Italian Markets in the Summertime

Summer fruit at an Italian Market

Summer fruit at an Italian Market

by Shannon Berg

Every season in Italy excites my imagination, but the summer is especially enticing with so much produce in season. Here, like no where else, there is such an enormous selection of fruits and vegetables to choose from, if you really want to appreciate the bounty this season offers, you must visit a local Italian market. They are everywhere in the country and sell everything from fresh fruit to local cheeses and fish to shoes and clothes. Italian markets are one of the most exciting places for me as I explore with all the colors, flavors and smells of the whichever season I happen to visit. In the summer time, as I walk past the busy stalls in the market my eyes are always dazzled by the many colors while the sweet smells of ripe fruit tickle my nostrils. I love to choose items marked nostrali, meaning “local produce from our neighborhood,” many times including items I can’t find at home such as those great Tuscan zucchini, so much more compact and flavorful than the ones I usually find at home. Italians seem to pride themselves in buying this local produce, with the opinion that nothing brought in from abroad, which in this case may mean from the next province or region, could ever be as good as what grows just up the street.

While visiting the market, be brave and ask your green grocer about the different types of produce he has and which he recommends since the variety of different fruits and vegetables one can find at Italian markets can be overwhelming. Just this Saturday I went to buy plumbs at the market just below my apartment outside of Florence and was offered the choice of at least five different varieties. There were red and yellow plumbs, just red plumbs, and purple, green, and yellow plumbs, each with its own flavor and texture. Many of these were new to me although they were familiar already to the local house wives who stood by, losing patience with me as I questioned the fruit vendor as to the different qualities of each of these varieties. Eggplants have also baffled me in the past. I have counted three or four different types of eggplants on a given day, each of them also with its own subtle flavor and textural element. Some are large and long and a deep purple while others are skinny and snake like. My favorite to cook with, I have discovered, are the round white and purple ones. They seem to have the fewest seeds and are not as bitter as the some of the other varieties that need purging with salt before they can be cooked. These round whitish ones are sweeter with a tender flesh, perfect for grilling, marinating or frying for a parmigiana, which my family loves. Whatever you do, don’t be intimidated, for Italian produce men are notorious for taking advantage of easy prey with less than great merchandise. Ask questions and be courageous, trying something new whenever you can. Be sure to inquire about the best way to cook whatever you bought too, because most produce vendors are usually happy to give cooking tips, as well.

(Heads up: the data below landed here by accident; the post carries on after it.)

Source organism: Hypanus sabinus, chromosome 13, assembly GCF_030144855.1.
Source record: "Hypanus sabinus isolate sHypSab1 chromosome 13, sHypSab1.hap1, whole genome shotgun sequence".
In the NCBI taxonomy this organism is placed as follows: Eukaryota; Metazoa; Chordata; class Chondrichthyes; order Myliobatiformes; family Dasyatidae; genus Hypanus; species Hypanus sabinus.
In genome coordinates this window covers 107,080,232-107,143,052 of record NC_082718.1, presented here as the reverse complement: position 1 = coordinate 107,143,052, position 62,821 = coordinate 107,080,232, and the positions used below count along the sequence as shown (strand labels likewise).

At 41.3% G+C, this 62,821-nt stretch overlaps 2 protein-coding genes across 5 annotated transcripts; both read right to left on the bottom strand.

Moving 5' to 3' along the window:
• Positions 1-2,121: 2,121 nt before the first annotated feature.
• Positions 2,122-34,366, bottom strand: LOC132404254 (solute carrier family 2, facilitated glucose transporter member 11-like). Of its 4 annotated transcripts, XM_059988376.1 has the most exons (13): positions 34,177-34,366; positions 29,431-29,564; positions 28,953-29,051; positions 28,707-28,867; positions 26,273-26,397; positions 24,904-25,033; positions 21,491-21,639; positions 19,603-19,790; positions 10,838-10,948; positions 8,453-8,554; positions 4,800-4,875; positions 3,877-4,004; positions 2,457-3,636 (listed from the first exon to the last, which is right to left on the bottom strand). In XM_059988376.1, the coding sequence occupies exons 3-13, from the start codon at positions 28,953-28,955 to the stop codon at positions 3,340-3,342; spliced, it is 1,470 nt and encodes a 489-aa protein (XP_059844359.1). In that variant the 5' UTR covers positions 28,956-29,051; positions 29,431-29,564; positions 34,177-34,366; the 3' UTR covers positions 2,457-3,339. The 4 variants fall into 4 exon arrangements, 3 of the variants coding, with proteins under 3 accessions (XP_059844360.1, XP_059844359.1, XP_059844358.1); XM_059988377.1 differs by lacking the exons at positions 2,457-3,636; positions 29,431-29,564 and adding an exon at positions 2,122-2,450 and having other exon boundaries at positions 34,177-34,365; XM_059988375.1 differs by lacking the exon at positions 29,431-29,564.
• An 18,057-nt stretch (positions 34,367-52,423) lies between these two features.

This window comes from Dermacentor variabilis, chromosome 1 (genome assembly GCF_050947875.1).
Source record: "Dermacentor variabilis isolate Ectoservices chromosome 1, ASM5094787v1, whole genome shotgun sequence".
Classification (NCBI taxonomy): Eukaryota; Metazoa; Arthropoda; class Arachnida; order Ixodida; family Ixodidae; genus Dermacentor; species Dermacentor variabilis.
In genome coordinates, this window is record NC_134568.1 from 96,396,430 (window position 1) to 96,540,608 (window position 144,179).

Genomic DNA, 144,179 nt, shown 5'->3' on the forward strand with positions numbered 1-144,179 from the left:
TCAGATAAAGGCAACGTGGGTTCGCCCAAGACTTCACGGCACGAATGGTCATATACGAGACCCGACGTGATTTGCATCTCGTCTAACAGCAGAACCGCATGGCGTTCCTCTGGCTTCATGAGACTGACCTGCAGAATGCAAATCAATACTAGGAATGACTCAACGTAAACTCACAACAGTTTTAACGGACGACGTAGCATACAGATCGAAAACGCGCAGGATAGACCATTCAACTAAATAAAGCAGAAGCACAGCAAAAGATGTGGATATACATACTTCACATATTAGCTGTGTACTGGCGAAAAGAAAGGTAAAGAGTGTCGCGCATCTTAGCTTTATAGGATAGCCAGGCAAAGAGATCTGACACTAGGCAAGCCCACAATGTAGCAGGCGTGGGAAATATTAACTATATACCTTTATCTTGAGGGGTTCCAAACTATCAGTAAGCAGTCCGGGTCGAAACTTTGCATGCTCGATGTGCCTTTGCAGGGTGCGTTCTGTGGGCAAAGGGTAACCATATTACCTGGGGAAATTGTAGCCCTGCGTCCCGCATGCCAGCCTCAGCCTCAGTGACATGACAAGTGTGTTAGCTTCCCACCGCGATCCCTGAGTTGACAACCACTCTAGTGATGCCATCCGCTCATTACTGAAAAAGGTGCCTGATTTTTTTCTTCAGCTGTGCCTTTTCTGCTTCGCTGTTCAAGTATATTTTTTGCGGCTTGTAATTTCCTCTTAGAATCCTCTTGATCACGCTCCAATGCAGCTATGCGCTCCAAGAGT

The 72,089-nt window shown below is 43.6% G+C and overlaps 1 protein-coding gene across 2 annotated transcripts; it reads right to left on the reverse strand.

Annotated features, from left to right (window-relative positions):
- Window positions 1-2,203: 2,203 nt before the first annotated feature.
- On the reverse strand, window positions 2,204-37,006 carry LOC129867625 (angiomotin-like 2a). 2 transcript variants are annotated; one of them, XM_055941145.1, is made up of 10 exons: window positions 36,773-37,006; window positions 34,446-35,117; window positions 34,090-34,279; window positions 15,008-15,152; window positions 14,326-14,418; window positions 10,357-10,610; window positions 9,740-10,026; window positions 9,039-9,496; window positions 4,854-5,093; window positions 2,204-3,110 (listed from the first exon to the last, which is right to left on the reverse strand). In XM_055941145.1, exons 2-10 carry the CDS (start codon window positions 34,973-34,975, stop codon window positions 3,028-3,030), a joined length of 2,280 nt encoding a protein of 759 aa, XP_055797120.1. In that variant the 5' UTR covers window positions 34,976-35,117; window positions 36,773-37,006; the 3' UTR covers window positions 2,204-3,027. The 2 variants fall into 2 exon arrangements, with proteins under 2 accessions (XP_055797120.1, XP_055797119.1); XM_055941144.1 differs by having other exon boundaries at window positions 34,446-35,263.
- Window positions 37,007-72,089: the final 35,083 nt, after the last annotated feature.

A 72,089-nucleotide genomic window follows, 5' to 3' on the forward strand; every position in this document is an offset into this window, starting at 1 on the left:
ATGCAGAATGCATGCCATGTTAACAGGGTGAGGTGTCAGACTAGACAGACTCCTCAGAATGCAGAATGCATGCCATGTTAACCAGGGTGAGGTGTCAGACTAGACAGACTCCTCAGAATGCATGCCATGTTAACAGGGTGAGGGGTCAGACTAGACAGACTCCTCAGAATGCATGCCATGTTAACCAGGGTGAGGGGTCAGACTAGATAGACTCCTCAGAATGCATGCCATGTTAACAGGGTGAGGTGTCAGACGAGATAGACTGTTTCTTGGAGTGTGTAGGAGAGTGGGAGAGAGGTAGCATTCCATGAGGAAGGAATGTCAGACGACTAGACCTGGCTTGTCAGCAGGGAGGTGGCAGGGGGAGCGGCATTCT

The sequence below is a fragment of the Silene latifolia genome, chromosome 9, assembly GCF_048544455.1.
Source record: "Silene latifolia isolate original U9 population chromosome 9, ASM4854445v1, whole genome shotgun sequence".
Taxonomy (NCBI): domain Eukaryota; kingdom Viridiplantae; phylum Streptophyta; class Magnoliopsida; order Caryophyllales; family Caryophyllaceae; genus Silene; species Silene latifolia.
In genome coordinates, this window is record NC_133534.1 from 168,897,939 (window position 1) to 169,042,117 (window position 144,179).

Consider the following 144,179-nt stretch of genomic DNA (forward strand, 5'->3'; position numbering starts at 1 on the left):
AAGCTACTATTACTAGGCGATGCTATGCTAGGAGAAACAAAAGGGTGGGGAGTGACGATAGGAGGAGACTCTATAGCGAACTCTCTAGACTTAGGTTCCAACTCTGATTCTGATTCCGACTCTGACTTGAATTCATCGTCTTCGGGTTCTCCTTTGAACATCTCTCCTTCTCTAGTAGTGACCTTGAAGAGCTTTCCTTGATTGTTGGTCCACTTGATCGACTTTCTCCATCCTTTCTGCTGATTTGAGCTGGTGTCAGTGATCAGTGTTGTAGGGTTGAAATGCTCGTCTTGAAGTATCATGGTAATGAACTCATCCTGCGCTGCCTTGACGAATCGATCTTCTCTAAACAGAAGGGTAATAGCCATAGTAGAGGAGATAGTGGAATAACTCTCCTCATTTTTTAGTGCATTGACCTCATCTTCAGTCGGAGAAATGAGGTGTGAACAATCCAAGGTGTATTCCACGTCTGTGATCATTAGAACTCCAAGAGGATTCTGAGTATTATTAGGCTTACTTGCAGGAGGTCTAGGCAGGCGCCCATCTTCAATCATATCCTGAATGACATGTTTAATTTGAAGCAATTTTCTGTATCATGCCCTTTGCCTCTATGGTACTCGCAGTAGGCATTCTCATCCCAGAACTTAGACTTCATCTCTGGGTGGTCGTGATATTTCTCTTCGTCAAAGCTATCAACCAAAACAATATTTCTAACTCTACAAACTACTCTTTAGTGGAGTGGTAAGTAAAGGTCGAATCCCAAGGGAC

Whatever produce you are looking for, keep in mind that bigger is not better. The larger the fruit grows, the more developed the seeds will be whether you are talking about a zucchini, eggplant or artichokes. If they start off thin at one end and then get fatter, especially in the case of a cucumber or zucchini squash, the plants has probably been over watered to make the fruit heavier. Over watered veggies weigh more, which may be good for the produce guy who is selling them by weight, but not so good for you. Water bloated veggies don’t have as good a texture or flavor. So, look for small, fresh vegetables that are naturally shiny and without bruises or wrinkles. If veggies are fresh they should be crisp, such as in the case of green beans, carrots or celery. The fresher the produce, the better the flavor and the more nutritious, which explains why most Italian house wives hit those crowded and colorful markets daily, buying only what they need and only what is in season. They then cook the vegetables in the simplest ways possible, grilled and drizzled with olive oil or sautéed with garlic and parsley. One last note: Be sure to ask for odori when you buy your veggies. Most produce stands will give you a handful of fresh herbs and aromatic veggies including parsley, sage, rosemary and basil as well as carrots and celery for free if you ask.

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~ di worldsitetravellers su agosto 4, 2008.

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